Re: MD Pirsig an artist - MoQ & love

From: Matthew Stone (
Date: Thu Jan 30 2003 - 09:25:33 GMT

  • Next message: Jonathan B. Marder: "RE: MD Absolutes and Generalities"

    Matt, Steve, Platt and lastly, Rick,

    I think it is necessary to clarify my own thoughts on
    the matter here. Also, thanks to Steve for his
    interesting application of the love as verb/noun
    debate into the MoQ/SOM problem.

    > As I see the lines being drawn, Rick is saying that
    > the "patterns of value"
    > do the valuing and Steve and Matt seem to say that
    > "the pattern is the
    > relationship of value *between* A and B." As I see
    > it, I have to side with
    > Rick. The reason is because I have to ask myself,
    > "If a 'pattern of value'
    > is the relationship between A and B, then what's A
    > and B?" Rick and I can
    > give an answer, "Its a pattern of value." I don't
    > know what the answer
    > would be for Steve and Matt.

    A = Magnet, B = Iron Filings. Are these not stable
    patterns of

    I say:

    Rick again asserted that patterns value. I am aware
    that a magnet is a set of static patterns, and that
    you can argue that there is a relationship of value
    between the magnet and the iron filings. But is does
    not necessarily follow that 'all patterns value
    things' in the MoQ (leaving out Rick's somewhat
    unsubtle emphasis). Such reference to 'magnets' etc
    is surely born in SOM thought, in the fallacy of
    substance. Even use of the word 'thing' is a bit too
    SOM for me. All there is is patterns. Yes, one
    pattern can perhaps value another one, but the primary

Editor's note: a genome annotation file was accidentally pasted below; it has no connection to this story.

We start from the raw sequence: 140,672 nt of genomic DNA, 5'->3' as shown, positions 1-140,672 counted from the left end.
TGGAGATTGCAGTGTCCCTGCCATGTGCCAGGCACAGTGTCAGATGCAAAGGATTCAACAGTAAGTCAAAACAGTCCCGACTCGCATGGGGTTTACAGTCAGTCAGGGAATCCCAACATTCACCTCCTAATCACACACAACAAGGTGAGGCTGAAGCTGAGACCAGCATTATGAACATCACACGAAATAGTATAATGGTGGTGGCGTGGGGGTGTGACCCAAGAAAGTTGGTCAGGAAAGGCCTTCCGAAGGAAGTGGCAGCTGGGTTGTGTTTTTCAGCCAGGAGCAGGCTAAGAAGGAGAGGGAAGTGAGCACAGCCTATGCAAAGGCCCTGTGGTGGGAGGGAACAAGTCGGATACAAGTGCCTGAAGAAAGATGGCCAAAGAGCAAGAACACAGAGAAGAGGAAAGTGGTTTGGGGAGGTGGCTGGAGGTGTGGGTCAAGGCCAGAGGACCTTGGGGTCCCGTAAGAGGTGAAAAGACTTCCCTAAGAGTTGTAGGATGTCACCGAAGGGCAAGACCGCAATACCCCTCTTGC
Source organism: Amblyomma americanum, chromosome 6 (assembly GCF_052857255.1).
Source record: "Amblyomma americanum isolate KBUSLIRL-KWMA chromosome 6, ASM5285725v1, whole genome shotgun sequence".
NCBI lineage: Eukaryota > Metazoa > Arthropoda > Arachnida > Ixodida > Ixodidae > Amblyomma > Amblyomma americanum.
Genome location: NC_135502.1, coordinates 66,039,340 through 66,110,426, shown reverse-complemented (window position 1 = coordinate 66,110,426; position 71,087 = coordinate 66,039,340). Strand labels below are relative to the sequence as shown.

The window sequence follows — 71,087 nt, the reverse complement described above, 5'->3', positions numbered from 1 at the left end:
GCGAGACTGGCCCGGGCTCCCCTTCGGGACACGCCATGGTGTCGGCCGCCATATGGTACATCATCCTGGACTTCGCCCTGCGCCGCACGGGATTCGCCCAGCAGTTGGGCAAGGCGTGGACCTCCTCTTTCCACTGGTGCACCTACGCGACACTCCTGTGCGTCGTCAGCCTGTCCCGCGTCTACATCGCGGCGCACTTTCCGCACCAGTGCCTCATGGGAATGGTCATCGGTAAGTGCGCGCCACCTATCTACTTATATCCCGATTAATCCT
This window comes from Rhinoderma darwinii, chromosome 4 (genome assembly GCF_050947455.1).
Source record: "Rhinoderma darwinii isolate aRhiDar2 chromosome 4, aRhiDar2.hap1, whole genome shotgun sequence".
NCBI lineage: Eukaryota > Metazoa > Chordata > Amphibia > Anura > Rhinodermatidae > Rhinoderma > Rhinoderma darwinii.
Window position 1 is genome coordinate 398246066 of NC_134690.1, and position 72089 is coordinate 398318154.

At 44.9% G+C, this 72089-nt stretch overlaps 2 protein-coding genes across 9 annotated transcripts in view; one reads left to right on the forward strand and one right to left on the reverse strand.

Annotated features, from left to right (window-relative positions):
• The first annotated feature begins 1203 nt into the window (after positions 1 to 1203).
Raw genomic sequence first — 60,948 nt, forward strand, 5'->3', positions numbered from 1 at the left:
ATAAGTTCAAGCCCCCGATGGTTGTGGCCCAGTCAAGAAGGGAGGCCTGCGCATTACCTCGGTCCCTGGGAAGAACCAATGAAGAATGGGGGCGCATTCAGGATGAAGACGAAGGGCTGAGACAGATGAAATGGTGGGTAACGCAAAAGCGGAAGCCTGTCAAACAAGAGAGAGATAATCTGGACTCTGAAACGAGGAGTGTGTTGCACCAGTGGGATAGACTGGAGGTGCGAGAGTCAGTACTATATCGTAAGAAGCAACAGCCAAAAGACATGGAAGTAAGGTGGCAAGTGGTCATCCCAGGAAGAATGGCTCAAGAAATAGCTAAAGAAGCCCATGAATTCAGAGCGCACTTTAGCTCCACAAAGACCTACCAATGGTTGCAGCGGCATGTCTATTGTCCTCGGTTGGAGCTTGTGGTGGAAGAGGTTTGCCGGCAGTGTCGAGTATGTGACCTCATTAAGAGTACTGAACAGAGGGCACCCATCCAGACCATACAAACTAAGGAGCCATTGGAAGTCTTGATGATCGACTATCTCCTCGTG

point here is the 'inter-pattern' pattern. Refering
    to the patterns between this new pattern, especially
    calling them objective names, betrays Pirsig's point,
    in my opinion. I feel that patterns can't easily be
    pigeon-holed in the same way as objects - a magnet is
    not just a pattern, it's a whole set of patterns and
    parts of patterns. In and around a seemingly simple
    'object' there may be a multiplicity of patterns that
    relate in different ways and ultimately deny the
    substantive form of the 'object'.

    I guess there's a case for each side. My view is that
    it is best to try to eliminate all forms of subject
    and object when thinking within the SOM - which means
    no reference to 'things', of course. I do genuinely
    feel that when one truly sees all reality as the
    experience of patterns of quality, and imagine how
    un-SOM-like these patterns are, there is no problem
    with what I've asserted in previous posts. Pirsig's
    point is still surely 'patterns manifest value', not
    'all patterns value things'.

    But then, as Pirsig illustrates, it's often easier to
    talk of objects, e.g. A and B, especially when
    explaining a SOM to MoQ translation.


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